When you see liberals demand that Robert Mueller, Joe Biden, Merrick Garland, Bernie Sanders, or whoever fix our problems and get angry when they don’t see immediate progress, they refuse to participate in democracy. When they argue that, no, only extremists care about defunding the police, or smugly point out that no kindergarten teaches Critical Race Theory, they accept racism and corruption as a central part of our society. And when they insist that we focus on “issues that affect everyone,” like the economy or climate change, and ignore “culture wars,” they don’t believe that we have power when we stand together, because many people will die, if we lose those culture wars…

Democracy requires upkeep, just like any system. If we don’t participate in it, it fails.

12:02 – Wed 25 May 2022

The legends following are of a group of sunny islands lying almost midway between Asia and America—a cluster of volcanic craters and coral-reefs, where the mountains are mantled in perpetual green and look down upon valleys of eternal spring.


9:03 – Thu 26 May 2022

Public education is supposed to prepare an informed citizenry — elementary teachers have just two hours a week to teach social studies from The Conversation

But since at least the 1980s, the nation’s public schools have consistently put social studies on the back burner. This process accelerated with the passage of the No Child Left Behind Act of 2001…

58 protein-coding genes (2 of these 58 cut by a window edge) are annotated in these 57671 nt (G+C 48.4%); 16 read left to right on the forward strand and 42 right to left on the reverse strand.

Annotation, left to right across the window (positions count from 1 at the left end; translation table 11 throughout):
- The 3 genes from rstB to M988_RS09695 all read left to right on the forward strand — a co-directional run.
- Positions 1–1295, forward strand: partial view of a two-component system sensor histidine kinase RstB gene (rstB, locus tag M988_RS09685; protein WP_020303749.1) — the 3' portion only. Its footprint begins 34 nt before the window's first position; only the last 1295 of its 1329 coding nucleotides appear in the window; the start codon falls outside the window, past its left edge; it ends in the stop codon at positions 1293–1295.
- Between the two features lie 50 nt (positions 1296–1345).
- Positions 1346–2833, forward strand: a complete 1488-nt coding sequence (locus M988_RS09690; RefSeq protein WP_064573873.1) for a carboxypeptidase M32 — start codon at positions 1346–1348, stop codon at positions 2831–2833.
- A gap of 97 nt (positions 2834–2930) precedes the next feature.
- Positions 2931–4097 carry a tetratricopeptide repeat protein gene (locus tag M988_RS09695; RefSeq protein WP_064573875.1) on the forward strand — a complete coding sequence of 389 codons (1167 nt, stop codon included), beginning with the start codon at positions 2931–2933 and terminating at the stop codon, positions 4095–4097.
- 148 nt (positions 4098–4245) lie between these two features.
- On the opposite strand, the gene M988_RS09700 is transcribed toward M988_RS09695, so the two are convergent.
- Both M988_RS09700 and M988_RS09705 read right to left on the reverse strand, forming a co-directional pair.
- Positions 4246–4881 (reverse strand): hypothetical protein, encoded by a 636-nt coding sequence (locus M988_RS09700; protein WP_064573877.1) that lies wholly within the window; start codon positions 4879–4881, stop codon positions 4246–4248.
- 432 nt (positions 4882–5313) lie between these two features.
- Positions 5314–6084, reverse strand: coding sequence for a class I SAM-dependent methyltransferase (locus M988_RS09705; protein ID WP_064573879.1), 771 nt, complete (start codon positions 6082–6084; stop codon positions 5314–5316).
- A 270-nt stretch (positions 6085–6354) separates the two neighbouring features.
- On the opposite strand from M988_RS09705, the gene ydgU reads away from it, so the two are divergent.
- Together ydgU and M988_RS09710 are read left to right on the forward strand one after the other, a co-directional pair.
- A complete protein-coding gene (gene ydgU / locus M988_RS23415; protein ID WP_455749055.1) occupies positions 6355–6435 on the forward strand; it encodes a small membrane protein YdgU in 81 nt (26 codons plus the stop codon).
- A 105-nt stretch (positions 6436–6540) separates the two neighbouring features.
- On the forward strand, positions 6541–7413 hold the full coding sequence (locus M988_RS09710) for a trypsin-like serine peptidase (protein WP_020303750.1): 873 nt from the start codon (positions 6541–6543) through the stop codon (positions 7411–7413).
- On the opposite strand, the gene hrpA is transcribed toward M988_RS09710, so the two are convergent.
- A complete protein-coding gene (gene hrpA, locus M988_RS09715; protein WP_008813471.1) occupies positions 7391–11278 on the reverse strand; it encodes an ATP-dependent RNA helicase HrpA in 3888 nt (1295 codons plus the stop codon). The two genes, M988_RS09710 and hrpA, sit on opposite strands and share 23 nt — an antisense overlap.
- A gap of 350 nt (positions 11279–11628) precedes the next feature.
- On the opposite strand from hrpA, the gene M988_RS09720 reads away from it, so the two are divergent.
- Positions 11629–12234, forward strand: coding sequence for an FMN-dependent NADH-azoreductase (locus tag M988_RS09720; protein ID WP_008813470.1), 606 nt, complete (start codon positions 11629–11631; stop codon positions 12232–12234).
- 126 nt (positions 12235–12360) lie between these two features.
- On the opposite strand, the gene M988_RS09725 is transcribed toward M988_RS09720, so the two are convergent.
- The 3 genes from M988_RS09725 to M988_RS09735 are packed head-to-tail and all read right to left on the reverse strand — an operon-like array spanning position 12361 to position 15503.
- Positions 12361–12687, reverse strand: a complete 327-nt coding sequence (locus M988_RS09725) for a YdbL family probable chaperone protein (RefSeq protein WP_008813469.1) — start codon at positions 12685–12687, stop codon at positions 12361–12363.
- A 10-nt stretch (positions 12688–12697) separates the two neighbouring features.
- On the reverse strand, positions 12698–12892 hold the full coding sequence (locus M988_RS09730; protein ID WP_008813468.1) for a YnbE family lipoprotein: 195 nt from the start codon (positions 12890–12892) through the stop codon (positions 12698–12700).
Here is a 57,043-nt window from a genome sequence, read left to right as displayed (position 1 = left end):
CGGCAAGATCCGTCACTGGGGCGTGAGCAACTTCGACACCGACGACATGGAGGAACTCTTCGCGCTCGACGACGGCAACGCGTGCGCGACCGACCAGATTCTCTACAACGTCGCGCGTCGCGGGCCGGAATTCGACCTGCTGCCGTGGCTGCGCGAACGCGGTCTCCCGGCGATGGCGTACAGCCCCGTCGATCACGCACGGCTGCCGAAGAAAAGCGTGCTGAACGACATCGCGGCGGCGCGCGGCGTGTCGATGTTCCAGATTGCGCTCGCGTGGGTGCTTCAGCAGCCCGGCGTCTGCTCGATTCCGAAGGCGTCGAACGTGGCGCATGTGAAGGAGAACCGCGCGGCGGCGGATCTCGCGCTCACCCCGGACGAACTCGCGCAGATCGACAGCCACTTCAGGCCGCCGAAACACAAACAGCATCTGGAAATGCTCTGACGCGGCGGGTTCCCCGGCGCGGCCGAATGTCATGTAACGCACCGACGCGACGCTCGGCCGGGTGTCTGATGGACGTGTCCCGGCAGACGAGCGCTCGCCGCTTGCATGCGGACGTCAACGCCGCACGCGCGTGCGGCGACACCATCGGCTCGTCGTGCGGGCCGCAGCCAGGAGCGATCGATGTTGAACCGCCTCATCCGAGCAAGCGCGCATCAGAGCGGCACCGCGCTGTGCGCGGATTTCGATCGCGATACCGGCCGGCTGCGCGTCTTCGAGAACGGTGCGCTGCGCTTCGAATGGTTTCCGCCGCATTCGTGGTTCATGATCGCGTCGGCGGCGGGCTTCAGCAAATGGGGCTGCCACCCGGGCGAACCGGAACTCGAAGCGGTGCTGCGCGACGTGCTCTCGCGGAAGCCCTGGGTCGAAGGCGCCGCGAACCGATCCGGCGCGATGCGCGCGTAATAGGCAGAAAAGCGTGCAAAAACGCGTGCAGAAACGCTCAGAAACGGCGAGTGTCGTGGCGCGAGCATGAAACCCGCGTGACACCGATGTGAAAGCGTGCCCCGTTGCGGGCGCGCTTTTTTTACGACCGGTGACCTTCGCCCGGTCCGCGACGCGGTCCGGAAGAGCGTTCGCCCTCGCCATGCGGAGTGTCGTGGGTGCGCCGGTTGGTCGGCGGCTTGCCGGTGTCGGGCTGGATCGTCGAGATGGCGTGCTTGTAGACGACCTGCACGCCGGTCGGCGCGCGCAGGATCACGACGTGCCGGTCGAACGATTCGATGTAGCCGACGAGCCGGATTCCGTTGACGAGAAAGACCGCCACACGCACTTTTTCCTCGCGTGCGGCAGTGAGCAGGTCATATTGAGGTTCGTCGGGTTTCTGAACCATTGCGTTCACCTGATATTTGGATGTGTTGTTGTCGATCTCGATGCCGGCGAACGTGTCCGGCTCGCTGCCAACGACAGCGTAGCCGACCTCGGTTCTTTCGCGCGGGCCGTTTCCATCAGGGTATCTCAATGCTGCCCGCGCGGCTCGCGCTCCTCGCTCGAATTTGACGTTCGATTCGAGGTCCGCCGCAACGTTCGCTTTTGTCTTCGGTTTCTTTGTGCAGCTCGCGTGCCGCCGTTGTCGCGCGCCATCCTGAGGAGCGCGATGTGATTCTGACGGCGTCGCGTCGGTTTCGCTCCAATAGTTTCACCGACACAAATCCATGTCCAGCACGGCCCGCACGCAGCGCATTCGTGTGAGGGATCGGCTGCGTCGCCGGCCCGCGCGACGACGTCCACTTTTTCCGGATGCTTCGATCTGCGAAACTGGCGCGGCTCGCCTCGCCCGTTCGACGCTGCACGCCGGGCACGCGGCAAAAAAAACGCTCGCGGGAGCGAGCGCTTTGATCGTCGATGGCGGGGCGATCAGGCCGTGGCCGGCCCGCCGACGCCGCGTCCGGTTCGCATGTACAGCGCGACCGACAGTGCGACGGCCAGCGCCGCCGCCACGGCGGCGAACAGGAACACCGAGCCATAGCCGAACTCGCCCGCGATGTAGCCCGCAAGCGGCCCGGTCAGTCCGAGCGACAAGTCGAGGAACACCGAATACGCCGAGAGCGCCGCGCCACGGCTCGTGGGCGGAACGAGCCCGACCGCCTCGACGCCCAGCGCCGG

It seems worth noting—especially as someone who actually went to elementary school during the 1980s—that the state of affairs already had serious flaws, largely revolving around memorization without any context. We don’t need to go back to that. We need to fix that.

12:05 – Thu 26 May 2022

There has been times in which I wished to runaway and beg for my living, but when I think of your kindness towards me, my passion calms quickly, and I dream of the happy future.

Robert Napuʻuako Boyd

9:02 – Fri 27 May 2022

Tucker Carlson’s ‘Great Replacement’ Theory Comes from an Anti-American Nazi from OtherWords

…the most extensive elaboration of the theory, originated with the French Nazi René Binet, who served during World War II in the Waffen Grenadier Brigade of the SS Charlemagne, which consisted of French Nazi collaborators.